Long-standing and emerging issues

In this blog (Thinking through long-standing and emerging issues in the care of separated child migrants), Sarah Crafter reflects on some of the key discussions raised in the project’s first Advisory Group meeting. These discussions focus on some of the long-standing and emerging issues for the care of separated child migrants.


When we first began developing the CCoM study, we ran a series of team workshops that brought together a rich interdisciplinary group of academics and activists that form the foundation to our project. Our workshop task was to think about the challenges facing separated child migrants when they arrive in England. In the vein of many workshops, we used post-it notes for our workshop members to record their thoughts. I took photos of our post-it notes and these four words – ‘COMPLEXITY, ETHICS, IMPACT, URGENCY’ made a striking collage. They are a telling summary of what we face in researching the lives of separated child migrants. I came away from that workshop feeling overwhelmed by the challenges we discussed, and the challenges faced by separated child migrants and the adult stakeholders who encounter them.

Over a year later and we have the funding for our research and the project has begun.  In our first Advisory Group meeting, our discussions turned, once again to some of the long-standing or emerging issues for surrounding the care of separated child migrants. Our Advisory Group include the co-investigators, researchers, representatives from both local and national charity organisations, activists and academics with relevant specialisations. Our talk was as wide-ranging as our early workshop but the target was more focused. The themes and issues that were a concern for our group members can be largely placed into three headings:

1. Issues reflecting challenges in the wider context
It was recognised within the group’s discussions that institutional, structural and societal challenges influence how separated child migrants might navigate the asylum and welfare nexus. Some key concerns related to the lack of legal representation, legal aid, and the long asylum process. The National Transfer Scheme was discussed as a challenge for how separated child migrants care for each other (because they may be transferred to a different Local Authority from those they might have travelled with). Mental health provision, or the lack of provision, was cited as a deep concern for many practitioners and frontline staff who encountered separated child migrants as part of their practice. Sitting as an overarching backdrop to these contextual concerns were general apprehensions about the hostile immigration environment and increasing racism perpetuated by the global and national geo-political activities.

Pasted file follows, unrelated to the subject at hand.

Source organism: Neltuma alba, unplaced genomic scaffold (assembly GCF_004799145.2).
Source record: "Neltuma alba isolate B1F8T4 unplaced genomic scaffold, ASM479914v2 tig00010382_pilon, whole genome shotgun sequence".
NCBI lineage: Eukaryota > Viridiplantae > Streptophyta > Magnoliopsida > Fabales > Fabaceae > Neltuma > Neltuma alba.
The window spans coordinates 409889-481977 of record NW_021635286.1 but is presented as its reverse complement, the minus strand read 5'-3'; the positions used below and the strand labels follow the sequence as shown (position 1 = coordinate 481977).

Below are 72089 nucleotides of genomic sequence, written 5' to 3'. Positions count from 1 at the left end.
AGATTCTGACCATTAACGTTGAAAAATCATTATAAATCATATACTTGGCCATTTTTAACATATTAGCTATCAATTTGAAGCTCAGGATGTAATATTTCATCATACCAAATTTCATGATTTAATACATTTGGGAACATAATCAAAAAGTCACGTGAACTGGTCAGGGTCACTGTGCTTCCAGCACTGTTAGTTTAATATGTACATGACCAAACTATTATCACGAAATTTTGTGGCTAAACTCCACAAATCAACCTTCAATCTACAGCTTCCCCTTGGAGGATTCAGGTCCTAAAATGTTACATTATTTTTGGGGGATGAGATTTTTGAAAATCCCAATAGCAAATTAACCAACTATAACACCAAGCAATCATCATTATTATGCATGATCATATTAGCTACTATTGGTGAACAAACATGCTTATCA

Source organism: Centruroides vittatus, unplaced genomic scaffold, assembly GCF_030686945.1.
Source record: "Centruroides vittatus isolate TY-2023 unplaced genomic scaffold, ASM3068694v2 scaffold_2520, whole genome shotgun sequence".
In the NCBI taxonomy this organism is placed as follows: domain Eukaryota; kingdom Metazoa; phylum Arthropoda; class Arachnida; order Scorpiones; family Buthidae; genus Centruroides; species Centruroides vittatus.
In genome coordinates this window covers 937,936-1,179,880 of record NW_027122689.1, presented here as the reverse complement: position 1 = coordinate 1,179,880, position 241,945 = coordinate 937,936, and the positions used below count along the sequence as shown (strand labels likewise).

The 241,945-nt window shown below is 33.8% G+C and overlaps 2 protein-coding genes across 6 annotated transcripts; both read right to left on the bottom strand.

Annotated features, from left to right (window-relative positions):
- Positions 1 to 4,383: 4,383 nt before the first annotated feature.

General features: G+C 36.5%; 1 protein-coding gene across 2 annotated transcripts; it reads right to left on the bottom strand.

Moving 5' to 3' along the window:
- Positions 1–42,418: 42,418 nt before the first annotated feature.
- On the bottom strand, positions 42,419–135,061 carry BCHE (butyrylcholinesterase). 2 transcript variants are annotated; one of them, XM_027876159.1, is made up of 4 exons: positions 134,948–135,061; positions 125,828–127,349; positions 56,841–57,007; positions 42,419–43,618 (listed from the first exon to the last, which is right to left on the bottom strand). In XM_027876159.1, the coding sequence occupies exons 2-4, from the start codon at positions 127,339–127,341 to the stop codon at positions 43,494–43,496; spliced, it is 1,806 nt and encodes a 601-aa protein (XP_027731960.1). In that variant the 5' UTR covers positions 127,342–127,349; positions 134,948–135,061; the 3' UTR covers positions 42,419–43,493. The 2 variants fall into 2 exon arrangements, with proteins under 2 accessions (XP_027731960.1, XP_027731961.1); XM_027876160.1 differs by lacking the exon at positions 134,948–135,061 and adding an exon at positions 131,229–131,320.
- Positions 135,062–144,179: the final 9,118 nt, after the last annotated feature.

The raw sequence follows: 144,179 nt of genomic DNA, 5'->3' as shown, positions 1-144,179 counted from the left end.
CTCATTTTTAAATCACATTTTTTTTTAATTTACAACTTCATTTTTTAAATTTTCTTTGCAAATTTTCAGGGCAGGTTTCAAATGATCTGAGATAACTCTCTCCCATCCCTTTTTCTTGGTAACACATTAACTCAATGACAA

2. The role of adult stakeholders
Unsurprisingly, our group focused more on situations and practices that did not work well, although it was recognised that exploring models of good practice could be invaluable. Reflections on the role of foster carers were a very good case in point. Members of our Advisory Group discussed the lack of specialist training for foster carers, or poor foster care practices.  There was a debate about the merits of separated child migrants living independently. Schools were discussed as a really important site of care and support, often picking up the loss from other services. Initiatives from the Network of Refugee Welcome School (putting together a package for welcoming) and partnering with Teachers Union and Citizens’ UK e.g. faith groups, schools, colleges, were discussed as really important positive practices. We talked about social workers who were able to foreground and maintain ‘care’ as a central feature of their practice, in spite of wider institutional challenges. But a big question was: how do we reach those who are not foregrounding this as part of practice?

3. What about the children?
Our Advisory Group, some of whom worked on the frontline with separated child migrants on a day-to-day basis, spoke of the isolation, language challenges and identity challenges faced by the young people. Separated child migrants care of each other was discussed as very important. They often advised each other on how to navigate asylum and welfare systems and therefore, formed a kind of community advocacy. Equally thought, it was thought this could work against them because their advice is often dependent on the experience the last person has gone through. In one group discussion, is was suggested that separated child migrants should be recognised as young carers because significant numbers of separated child migrants are under a level of expectation or pressure to provide for their families, which can discredit or criminalise them. It was suggested that what separated child migrants need to perform to the Home Office is essentially a ‘culture clash’ – pride that they are able to care, alongside a pressure not to reveal it.

These initial Advisory Group discussions were wide-reaching and give significant food for thought as we move forward with our project.

If you would like to submit a blog on the topic of separated child migration and care, please write to Sarah Crafter at ccom@open.ac.uk

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